After getting hold of personal information of around 100,000 customers of two Canadian banks, some adamant hackers have demanded $1 Million ransom in Ripple (XRP), else they will reveal the stolen vital data to the world.
Bank of Montreal and online bank Simplii Financial (owned by CIBC) made known that hackers stole identifying personal information of not less than 90,000 different account holders at the two banks over the weekends.
In a report by CBC News, the cyber criminals publicized that they stole information like names, account numbers, passwords, security questions and answers, and even social insurance numbers and account balances.
A mail sent from Russia to the two banks on Monday evening reads:
“We warned BMO and Simplii that we would share their customers informations if they don’t cooperate.”
The hackers claimed they gained partial entry into the database of the two banks using a common mathematical algorithm fashioned to rapidly authenticate moderately short numeric sequences like credit card numbers and social insurance numbers.
The algorithm, according to the hackers, is used to steal account numbers, which later give them access to impost as authentic account holders who do not know their password again. This gives them access to answer security questions, which translates to having access into their account.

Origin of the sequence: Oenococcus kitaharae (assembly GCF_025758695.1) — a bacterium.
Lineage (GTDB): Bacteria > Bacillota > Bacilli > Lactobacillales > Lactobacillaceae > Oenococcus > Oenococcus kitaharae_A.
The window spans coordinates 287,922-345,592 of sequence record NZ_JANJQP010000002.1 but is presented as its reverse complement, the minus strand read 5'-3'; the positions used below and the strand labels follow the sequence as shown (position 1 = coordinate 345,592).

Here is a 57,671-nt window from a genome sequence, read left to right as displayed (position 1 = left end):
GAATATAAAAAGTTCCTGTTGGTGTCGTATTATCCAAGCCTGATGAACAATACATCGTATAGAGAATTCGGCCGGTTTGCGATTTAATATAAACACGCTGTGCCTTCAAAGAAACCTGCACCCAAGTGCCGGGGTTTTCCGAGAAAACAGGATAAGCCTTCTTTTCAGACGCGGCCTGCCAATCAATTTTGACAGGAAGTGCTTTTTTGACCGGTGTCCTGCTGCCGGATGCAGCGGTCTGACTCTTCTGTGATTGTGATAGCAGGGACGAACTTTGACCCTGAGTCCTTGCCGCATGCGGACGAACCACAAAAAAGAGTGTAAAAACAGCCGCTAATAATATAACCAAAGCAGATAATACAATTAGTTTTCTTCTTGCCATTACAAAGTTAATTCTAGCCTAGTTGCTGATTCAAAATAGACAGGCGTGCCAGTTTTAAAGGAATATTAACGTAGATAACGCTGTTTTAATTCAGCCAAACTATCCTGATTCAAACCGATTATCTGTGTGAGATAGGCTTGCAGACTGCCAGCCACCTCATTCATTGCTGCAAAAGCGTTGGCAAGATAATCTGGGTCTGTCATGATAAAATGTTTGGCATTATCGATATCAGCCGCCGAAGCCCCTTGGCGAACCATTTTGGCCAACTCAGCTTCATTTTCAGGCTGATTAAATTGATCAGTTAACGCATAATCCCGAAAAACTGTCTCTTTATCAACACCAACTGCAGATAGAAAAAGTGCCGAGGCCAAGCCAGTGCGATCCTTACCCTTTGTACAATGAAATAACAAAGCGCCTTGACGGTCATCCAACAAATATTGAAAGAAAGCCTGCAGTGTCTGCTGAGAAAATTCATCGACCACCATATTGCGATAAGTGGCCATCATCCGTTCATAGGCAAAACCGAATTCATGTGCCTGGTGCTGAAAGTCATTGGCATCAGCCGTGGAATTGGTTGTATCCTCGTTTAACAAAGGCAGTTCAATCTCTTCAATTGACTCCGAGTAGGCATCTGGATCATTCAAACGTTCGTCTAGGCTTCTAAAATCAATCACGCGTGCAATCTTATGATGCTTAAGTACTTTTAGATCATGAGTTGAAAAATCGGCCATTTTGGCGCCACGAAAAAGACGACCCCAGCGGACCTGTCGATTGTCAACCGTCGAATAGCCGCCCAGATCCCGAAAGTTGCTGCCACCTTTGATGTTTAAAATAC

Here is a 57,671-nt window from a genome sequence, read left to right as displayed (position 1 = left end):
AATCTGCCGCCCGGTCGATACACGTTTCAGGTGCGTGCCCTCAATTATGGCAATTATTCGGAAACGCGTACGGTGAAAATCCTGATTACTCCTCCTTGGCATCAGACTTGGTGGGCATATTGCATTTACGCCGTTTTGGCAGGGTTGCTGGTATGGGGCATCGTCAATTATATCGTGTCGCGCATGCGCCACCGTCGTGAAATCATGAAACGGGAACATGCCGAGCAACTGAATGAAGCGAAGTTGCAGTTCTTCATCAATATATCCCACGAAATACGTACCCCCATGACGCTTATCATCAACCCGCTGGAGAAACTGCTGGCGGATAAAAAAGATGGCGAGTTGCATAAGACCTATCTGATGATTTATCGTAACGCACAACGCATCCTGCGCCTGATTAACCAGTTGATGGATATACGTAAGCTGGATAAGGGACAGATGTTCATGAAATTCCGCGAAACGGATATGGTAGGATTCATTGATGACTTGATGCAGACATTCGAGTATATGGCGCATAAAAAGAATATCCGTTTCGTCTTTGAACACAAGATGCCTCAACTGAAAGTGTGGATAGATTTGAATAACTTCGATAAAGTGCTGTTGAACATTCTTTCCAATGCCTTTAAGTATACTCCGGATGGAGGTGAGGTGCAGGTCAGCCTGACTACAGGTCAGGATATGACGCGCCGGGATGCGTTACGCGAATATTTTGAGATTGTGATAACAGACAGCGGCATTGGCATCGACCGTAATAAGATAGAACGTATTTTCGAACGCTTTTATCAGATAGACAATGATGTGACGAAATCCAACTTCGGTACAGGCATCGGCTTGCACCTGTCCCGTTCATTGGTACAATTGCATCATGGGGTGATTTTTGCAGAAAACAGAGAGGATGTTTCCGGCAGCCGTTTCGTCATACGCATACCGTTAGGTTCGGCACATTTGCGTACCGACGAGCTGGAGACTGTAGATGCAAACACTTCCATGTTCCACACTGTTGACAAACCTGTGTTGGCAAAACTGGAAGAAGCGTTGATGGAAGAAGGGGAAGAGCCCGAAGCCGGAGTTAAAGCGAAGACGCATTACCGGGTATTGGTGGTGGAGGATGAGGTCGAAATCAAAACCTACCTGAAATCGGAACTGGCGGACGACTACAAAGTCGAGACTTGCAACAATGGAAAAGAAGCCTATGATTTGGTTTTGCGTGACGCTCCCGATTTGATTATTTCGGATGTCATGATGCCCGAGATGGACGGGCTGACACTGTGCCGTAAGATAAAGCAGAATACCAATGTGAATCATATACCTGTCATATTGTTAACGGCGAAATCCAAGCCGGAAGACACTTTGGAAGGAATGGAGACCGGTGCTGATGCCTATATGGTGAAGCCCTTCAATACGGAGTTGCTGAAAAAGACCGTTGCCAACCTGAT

“They were giving too much permission to half-authenticated account which enabled us to grab all these information,” the email reflected, maintaining that the bank “was not checking if a password was valid until the security question were input correctly.”
$1 Million In XRP Demanded
The email, however, demanded that a ransom of $1 million Ripple (XRP) be paid if the two banks want their customers’ data returned, otherwise they would be released to the world.
“These … profile will be leaked on fraud forum and fraud community as well as the 90,000 left if we don’t get the payment before May 28 2018 11:59PM,” the email said.
It is believed that the hackers have not revealed the deadline for the payment, CBC News in a conversation with Bank of Montreal reflected that the two banks do not pay fraudsters, but try to protect the information of their customers.
Different commentators have weighed in on the obscene attacking, saying banks and large firms need to safeguard their platforms from hackers.
“The half-authenticated algorithm to obtain access to accounts is not an uncommon malicious hacking method. To be successfully used against such a large scale banking system is alarming, however. This instance stresses the importance and utility of digital identities and bidimensional encryption in the online world. Implementation of that sort of technology would have prevented this, especially in a banking atmosphere.” – Fernando Albárran, Chairman at BidiPass.